Producer groups can help address the power imbalance between farmers and powerful processors and retailers, says the National Beef Association (NBA).

Groups of farmers have a long-standing tradition of organising themselves in agricultural cooperatives. Following the promotion of transparency and producer groups in the UK Agricultural Bill, the NBA believes these cooperatives are now essential in bringing the balance of power back to the centre instead of being totally with the processor.

Chris Mallon, NBA chief executive said: “Producer groups can concentrate supply and improve the marketing of products, optimise production costs, carry out research and share and disseminate their individual experiences to the wider co-operative.

“If new groups have any chance of being able to stand up to the dominance of the powerful retailers and processors, they will require ongoing support, especially in the early years. They need to be looking towards direct contracts with retailers, creating a distinct brand to build up a consistent quality of product.”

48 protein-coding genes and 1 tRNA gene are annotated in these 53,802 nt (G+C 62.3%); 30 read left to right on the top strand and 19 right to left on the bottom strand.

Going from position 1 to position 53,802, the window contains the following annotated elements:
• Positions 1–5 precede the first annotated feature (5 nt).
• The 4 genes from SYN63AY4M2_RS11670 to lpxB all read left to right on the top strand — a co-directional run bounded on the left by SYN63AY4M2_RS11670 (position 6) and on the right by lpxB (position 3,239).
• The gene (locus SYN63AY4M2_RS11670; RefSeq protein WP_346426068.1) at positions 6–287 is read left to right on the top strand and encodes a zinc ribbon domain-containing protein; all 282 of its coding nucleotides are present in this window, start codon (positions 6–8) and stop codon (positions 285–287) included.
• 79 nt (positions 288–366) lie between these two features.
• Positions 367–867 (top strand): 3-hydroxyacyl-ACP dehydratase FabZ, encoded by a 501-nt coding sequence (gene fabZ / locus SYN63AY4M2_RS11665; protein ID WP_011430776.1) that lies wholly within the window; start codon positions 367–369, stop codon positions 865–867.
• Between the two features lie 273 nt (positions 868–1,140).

The NBA says both future and present groups should consider how they sell their stock, moving away from bid prices on a Friday, and towards tenders with processors and direct contracts with retailers. Any new producer groups would also need to be well funded and organised, with potential to be marketing a significant percentage of UK cattle, perhaps over 40 per cent.

Mr Mallon added: “Farmers need to start to control the supply of cattle, and work together, if they want to have a future supplying beef. Size matters, and as we see at the moment, no one farmer matters on their own.

“Producer groups will need to be farmer-owned and independent of the processor and retailer. Retailer and processor owned groups only satisfy the needs of those who ultimately control it and that is not the farmer."

The NBA says independence from those further up the food chain is critical, and any relationship needs to be under normal commercial rules. The day of farmers giving over their commercially sensitive information to third parties needs to end, they say.

“Giving over your costs only drives down the price. We need to take back control by coming together and sticking together for the common good,” concluded Mr Mallon.